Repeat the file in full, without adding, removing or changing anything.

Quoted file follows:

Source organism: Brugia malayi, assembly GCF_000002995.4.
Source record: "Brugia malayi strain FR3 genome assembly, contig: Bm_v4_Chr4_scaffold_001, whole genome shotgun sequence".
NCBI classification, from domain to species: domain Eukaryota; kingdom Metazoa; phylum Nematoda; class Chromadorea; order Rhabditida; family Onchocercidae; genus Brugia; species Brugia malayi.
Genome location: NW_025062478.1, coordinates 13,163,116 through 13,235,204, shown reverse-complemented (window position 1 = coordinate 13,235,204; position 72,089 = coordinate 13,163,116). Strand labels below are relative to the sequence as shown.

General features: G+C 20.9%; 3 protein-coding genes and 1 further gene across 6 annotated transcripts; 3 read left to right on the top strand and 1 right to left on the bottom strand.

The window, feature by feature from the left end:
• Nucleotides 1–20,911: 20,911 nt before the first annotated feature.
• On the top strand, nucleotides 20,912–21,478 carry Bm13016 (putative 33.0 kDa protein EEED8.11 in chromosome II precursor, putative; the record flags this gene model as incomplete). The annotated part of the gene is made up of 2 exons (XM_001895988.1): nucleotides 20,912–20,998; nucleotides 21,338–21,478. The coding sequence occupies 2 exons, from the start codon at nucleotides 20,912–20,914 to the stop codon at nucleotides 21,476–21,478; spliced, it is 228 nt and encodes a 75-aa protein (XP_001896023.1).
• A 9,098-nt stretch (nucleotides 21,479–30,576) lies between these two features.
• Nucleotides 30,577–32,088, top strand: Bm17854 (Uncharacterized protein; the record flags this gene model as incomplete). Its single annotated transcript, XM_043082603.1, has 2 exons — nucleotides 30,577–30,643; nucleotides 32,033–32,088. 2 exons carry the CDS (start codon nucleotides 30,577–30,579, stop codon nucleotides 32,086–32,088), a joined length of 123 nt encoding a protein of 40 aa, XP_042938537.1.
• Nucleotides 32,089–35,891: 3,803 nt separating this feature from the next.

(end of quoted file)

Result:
Source organism: Brugia malayi, assembly GCF_000002995.4.
Source record: "Brugia malayi strain FR3 genome assembly, contig: Bm_v4_Chr4_scaffold_001, whole genome shotgun sequence".
NCBI classification, from domain to species: domain Eukaryota; kingdom Metazoa; phylum Nematoda; class Chromadorea; order Rhabditida; family Onchocercidae; genus Brugia; species Brugia malayi.
Genome location: NW_025062478.1, coordinates 13,163,116 through 13,235,204, shown reverse-complemented (window position 1 = coordinate 13,235,204; position 72,089 = coordinate 13,163,116). Strand labels below are relative to the sequence as shown.

General features: G+C 20.9%; 3 protein-coding genes and 1 further gene across 6 annotated transcripts; 3 read left to right on the top strand and 1 right to left on the bottom strand.

The window, feature by feature from the left end:
• Nucleotides 1–20,911: 20,911 nt before the first annotated feature.
• On the top strand, nucleotides 20,912–21,478 carry Bm13016 (putative 33.0 kDa protein EEED8.11 in chromosome II precursor, putative; the record flags this gene model as incomplete). The annotated part of the gene is made up of 2 exons (XM_001895988.1): nucleotides 20,912–20,998; nucleotides 21,338–21,478. The coding sequence occupies 2 exons, from the start codon at nucleotides 20,912–20,914 to the stop codon at nucleotides 21,476–21,478; spliced, it is 228 nt and encodes a 75-aa protein (XP_001896023.1).
• A 9,098-nt stretch (nucleotides 21,479–30,576) lies between these two features.
• Nucleotides 30,577–32,088, top strand: Bm17854 (Uncharacterized protein; the record flags this gene model as incomplete). Its single annotated transcript, XM_043082603.1, has 2 exons — nucleotides 30,577–30,643; nucleotides 32,033–32,088. 2 exons carry the CDS (start codon nucleotides 30,577–30,579, stop codon nucleotides 32,086–32,088), a joined length of 123 nt encoding a protein of 40 aa, XP_042938537.1.
• Nucleotides 32,089–35,891: 3,803 nt separating this feature from the next.